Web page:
public void Test() { string aa = "\0"; string cc = ""; var r0 = aa == cc; var r1 = aa.Equals(cc); var r2 = cc.Equals(aa); var r3 = aa.CompareTo(cc); var r4 = cc.CompareTo(aa); }

Thanks to FsCheck for pinpointing this "feature".

public void Test() { string aa = "\0"; string cc = ""; var r0 = aa == cc; var r1 = aa.Equals(cc); var r2 = cc.Equals(aa); var r3 = aa.CompareTo(cc); var r4 = cc.CompareTo(aa); }

Thanks to FsCheck for pinpointing this "feature".

Not so long ago, I ran into a curious problem while writing some F# sequence code.

Let's consider a simple function that takes a list and produces a sequence of the reversed list.

```
let rec reverse l =
seq { match l with
|h::t -> yield! reverse t
yield h
|[] -> yield! Seq.empty
}
```

Now let's try to count the number of elements of a very large sequence.
```
let ls = Seq.to_list (seq {for i in 1..10000000 -> i})
Seq.fold (fun acc _ -> acc+1) 1 (reverse ls)
```

And here, what happen? We get a stack overflow.
Maybe the beginning of an explanation lies in the definition of reverse.
Looking at it, we can see that the recursive call

```
yield! reverse t
```

appears before yielding the current head of the list. So we have a recursive call that is not in tail position.
That explains the stack overflow.

A solution is to use continuation passing style to move the recursive call to a tail position.```
let reverse l =
let k0 () = Seq.empty
let rec proc l kc =
seq { match l with
|h::t -> let kc' () = seq { yield h
yield! kc()
}
yield! (proc t kc')
|[] -> yield! kc ()
}
proc l k0
```

Now it works!
In this post I present a way that, in my opinion, correctly implements equality between objects. Or at least, correctly implements equality with respect to some specific objectives. Indeed, there are many ways to write Equals(). But, each way targets some specific goals and I do not believe that there is only one way to do it.

To start with, let's state what the objectives are in this case:

- Equality for immutable value objects.
- Two objects are equals iff they are of exactly the same class, independently of the type of the variable that holds them.
- Support inheritance and reuse comparison logic from base classes.
- Support the == operator.
- Reduce the programmer's workload as much as possible.

The Util class is a helper class that helps find whether two objects are of the same class. If at least one is null then the objects are considered not being of the same class. As we will see later, the handling of null objects is done elsewhere. Then comes the base class A. This class follows the good practices in term of implementation of GetHashCode().using System; using System.Collections.Generic; using System.Linq; using System.Text; namespace Equal { public class Util { // Returns true if a and b are both non null and are of exactly the same class public static bool AreSameClass(Object a, Object b) { return a != null && b != null && a.GetType().Equals(b.GetType()); } } public class A { private int a; public A(int a) { this.a = a; } public override int GetHashCode() { return a; } public override bool Equals(object o) { return Util.AreSameClass(this, o) && this.EqualMembers((A)o); } protected bool EqualMembers(A o) { return a == o.a; } public static bool operator ==(A a, A b) { return object.Equals(a, b); // handle cases where a or b is null. } public static bool operator !=(A a, A b) { return !(a == b); } } public class B : A { public int b; public B(int a, int b) : base(a) { this.b = b; } public override int GetHashCode() { return base.GetHashCode() + b; } public override bool Equals(object o) { return Util.AreSameClass(this, o) && this.EqualMembers((B)o); } protected bool EqualMembers(B o) { return base.Equals(o) && b == o.b; } } }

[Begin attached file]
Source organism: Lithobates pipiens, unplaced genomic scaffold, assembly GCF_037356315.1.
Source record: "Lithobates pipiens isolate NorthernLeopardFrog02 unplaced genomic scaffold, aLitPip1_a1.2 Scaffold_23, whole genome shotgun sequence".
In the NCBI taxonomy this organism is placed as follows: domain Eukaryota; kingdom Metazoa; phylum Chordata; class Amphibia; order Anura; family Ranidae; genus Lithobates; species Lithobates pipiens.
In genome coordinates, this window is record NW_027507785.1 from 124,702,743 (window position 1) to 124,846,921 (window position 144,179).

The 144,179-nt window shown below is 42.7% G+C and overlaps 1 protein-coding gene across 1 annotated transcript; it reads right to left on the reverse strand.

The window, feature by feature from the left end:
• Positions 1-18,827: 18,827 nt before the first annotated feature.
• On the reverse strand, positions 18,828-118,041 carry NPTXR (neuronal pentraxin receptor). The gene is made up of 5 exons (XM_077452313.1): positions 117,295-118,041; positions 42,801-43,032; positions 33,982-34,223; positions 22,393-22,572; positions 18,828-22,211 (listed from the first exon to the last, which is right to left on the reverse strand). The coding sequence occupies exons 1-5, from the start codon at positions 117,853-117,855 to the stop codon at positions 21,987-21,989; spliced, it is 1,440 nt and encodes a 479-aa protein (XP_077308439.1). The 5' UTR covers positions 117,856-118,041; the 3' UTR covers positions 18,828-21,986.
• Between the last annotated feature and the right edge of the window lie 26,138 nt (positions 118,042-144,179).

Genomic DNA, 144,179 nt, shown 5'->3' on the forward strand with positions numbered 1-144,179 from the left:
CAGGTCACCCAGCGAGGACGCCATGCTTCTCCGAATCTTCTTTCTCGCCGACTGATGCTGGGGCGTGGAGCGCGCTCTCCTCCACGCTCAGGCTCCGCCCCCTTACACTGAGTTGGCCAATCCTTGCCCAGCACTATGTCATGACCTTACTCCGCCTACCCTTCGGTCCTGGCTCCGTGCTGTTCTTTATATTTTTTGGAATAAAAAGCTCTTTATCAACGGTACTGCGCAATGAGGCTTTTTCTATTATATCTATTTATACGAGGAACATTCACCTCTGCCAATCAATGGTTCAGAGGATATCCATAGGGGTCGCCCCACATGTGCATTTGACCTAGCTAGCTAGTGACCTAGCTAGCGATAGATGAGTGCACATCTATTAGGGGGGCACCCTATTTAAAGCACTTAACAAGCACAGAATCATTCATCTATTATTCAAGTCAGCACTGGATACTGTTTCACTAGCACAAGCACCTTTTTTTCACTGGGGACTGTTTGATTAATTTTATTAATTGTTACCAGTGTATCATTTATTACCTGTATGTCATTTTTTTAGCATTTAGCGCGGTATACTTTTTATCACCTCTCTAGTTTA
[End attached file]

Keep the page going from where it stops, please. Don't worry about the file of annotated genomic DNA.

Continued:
In addition:

- The class A overrides A.Equals(object o). It first tests whether this and the object to be compared to are of the same class, using for that the above mentionned Util class. If both objects are of the same class, it then calls the protected, non virtual A.EqualMembers(A o) method to compare two by two the member variables of the class A.
- As said before, the class A implements A.EqualMembers(A o) . This function compares two objects of type A with respect to their member variables. For this, it does it in the most appropriate way. That is, by invoking Equals(), the == operator or object.ReferenceEquals() if necessary. A.EqualMembers(A o) is not meant to be redefined by subclasses. If that should happen, the subclass should simply calls base.EqualMembers(A o).
- Class A also implements the dual operators == and != operators. The == operator calls objects.Equals(), making sure that nulls are handled properly.

- Class B implements GetHashCode() which calls base.GetHashCode().
- Class B implements B.equals(object o) the same way as class A.
- Class B implements EqualMembers(B o). This method first calls base.EqualMembers(o) in order to compare the member variables defined by class A and then compares the member variables defined by class B.
- Class B does not need to implements the == operator anymore.

This is shown in the code below:

using System; using System.Collections.Generic; using System.Linq; using System.Text; namespace Equal { public class Util { // Returns true if a and b are both non null and are of exactly the same class public static bool AreSameClass(Object a, Object b) { return a != null && b != null && a.GetType().Equals(b.GetType()); } } public class A { private int a; public A(int a) { this.a = a; } public override int GetHashCode() { return a; } public override bool Equals(object o) { return Util.AreSameClass(this, o) && this.Equals((A)o); } protected bool Equals(A o) { return a == o.a; } public static bool operator ==(A a, A b) { return object.Equals(a, b); // handle cases where a or b is null. } public static bool operator !=(A a, A b) { return !(a == b); } } public class B : A { public int b; public B(int a, int b) : base(a) { this.b = b; } public override int GetHashCode() { return base.GetHashCode() + b; } public override bool Equals(object o) { return Util.AreSameClass(this, o) && this.Equals((B)o); } protected bool Equals(B o) { return base.Equals(o) && b == o.b; } static public void test() { B b1 = new B(1, 2); B b2 = new B (1,3); // casts A a2 = b2; // returns true althought b1 and b2 are different bool r = b1.Equals(a2); } } }

To finish, here is a set of test cases: